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‘Son of Saul’ is simple, brilliant and powerful

“To write poetry after Auschwitz is barbaric,” said Theodore Adorno in one of the most famous things ever said about the Holocaust. One could just as easily argue that “not to write poetry after Auschwitz is barbaric.”

To create art – any art, all art – isn’t barbaric. It’s a requisite for the existence of civilization, for the conception of existence as something other than barbarism.

The Hungarian film “Son of Saul” will allow for no such barbarism. It was one of the great films of 2015. It refuses to be generic. In completely reinventing the “Holocaust film,” its triumphant fortunes on Sunday’s Oscars seem predictable – not that it matters in any larger or decent scheme of things.

We have, unfortunately, allowed the “Holocaust film” to become a cinematic genre, like the Western or the screwball comedy. It is a genre that often does particularly well at the Oscars for reasons that may touch on guilt and human tribalism as much as quality.

“Son of Saul,” though, is the magnificent first film of Hungarian director Laszlo Nemes, who also is an actor and a poet. It was his intention to uproot the subject and make it personal – and thereby to present us with an entirely new horror in something some people have actually come to think of as “that old subject” (to quote the exact phrase used by a very great critic I once heard in conversation a few decades ago).

“Son of Saul” is a film about a sonderkommando unit in one of the Nazi death camps (we assume it’s Auschwitz but we’re not told that).

That was the name for the Jewish death camp prisoners forced to do the vilest “cleanup” labor of death camp extermination. They were the ones forced to silently lead naked prisoners to what they were told were going to be showers followed by a cup of soup. After the gas, they were forced to pillage the clothes for profit for their captors. Then they ferried the dead bodies to the ovens and shoveled the ashes into the river afterward.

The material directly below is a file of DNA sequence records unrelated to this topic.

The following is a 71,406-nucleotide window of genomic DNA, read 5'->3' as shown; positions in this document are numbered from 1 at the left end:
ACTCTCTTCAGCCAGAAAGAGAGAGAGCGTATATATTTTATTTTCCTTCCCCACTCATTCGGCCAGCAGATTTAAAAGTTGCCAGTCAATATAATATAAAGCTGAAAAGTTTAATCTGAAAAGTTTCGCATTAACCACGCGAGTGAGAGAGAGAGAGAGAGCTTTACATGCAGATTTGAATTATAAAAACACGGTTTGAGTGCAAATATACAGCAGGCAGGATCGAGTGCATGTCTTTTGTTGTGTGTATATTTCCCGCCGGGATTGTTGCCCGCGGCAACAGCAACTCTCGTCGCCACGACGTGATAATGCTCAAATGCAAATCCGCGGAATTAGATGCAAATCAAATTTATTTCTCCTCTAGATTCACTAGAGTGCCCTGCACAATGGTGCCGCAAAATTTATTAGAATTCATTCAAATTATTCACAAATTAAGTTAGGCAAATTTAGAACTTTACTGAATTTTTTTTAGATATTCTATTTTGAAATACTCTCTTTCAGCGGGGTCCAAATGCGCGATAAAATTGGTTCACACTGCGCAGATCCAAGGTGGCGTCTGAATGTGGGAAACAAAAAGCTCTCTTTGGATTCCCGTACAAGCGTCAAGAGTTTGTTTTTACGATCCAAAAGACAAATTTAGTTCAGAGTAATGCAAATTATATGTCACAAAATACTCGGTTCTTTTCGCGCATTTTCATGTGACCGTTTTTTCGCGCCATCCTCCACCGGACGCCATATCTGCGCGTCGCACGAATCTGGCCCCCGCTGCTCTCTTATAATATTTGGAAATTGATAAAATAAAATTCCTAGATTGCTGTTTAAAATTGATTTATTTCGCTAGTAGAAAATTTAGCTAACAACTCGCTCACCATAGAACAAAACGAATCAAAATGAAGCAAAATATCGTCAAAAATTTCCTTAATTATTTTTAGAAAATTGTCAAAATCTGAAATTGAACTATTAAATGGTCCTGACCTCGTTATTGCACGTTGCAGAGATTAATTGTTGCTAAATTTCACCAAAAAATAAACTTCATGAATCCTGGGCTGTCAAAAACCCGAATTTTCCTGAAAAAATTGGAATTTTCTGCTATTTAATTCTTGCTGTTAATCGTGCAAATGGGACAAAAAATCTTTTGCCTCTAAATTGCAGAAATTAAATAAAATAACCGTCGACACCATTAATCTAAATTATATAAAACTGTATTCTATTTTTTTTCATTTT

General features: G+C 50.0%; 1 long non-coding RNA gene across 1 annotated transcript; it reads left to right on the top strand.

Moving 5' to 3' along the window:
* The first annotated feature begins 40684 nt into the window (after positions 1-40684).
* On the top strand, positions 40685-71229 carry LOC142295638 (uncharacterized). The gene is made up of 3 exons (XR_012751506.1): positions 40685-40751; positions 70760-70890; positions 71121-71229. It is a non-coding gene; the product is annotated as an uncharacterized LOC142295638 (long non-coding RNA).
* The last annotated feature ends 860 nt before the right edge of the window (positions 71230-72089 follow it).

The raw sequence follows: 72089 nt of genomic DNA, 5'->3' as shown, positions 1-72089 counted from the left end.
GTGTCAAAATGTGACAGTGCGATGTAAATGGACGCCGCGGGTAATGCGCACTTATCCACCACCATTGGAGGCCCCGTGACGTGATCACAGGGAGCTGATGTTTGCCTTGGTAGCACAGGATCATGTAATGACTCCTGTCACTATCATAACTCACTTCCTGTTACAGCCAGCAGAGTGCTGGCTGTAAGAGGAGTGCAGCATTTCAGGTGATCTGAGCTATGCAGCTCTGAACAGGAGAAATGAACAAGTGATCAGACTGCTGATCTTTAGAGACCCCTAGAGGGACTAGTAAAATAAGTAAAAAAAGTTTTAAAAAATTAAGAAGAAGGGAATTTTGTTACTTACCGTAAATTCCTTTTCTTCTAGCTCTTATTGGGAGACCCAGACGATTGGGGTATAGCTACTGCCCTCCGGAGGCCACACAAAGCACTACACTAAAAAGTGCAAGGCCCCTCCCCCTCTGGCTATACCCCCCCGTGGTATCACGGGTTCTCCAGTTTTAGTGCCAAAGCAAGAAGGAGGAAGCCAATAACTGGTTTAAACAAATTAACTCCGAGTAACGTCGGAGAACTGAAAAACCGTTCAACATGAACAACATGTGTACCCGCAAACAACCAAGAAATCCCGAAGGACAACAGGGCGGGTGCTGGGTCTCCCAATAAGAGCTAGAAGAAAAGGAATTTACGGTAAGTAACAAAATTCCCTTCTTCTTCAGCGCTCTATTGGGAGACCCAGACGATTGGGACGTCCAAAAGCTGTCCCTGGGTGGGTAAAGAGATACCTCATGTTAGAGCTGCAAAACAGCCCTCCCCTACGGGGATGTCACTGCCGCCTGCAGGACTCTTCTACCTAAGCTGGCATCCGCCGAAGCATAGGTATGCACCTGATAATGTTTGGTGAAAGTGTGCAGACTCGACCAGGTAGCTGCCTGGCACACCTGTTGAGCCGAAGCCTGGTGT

It’s all performed for minimal and transitory consideration in food and lodging. And then to maintain the fictions of “the showers” the camps depended on, they too would eventually be exterminated.

What almost all of “Son of Saul” does is to follow inches away in incredible unbroken shots Saul Auslander, a member of the sonderkommando. We watch what is a moral degradation for survival’s sake that is barely conceivable – all of it treated like a job.

When a boy somehow survives the “shower” and remains unconscious, Saul sees a German soldier matter-of-factly complete the job by distractedly smothering his face with his large hand.

Saul claims the boy to be his son. Ever afterward, Saul searches for a rabbi to give the boy a proper Jewish burial, complete with rabbinical recitation of the Kaddish prayer for the dead.

All of which has to coexist with a secret prisoner plan for an uprising.

It is a simple story of one man forced to function under the maximum possible moral degradation before death finally relieves him of the necessity.

It is brilliant from start to finish, not least because of the film’s insistence on never leaving Saul. It transforms the Holocaust from a historical abstraction all-too-easy to think of generically into a personal reality that we are never more than inches away from.

The power, then, of this radically different story is unprecedented. At the end, barbarism continues but a vision of civilization endures.

A vision encased within a crucial work of cinematic art that makes it explicitly clear why it can only be disgust with art and civilization that ultimately has to be seen as barbaric.

“Son of Saul” transforms “that old subject” into something immense, extraordinarily moving and miraculously new.


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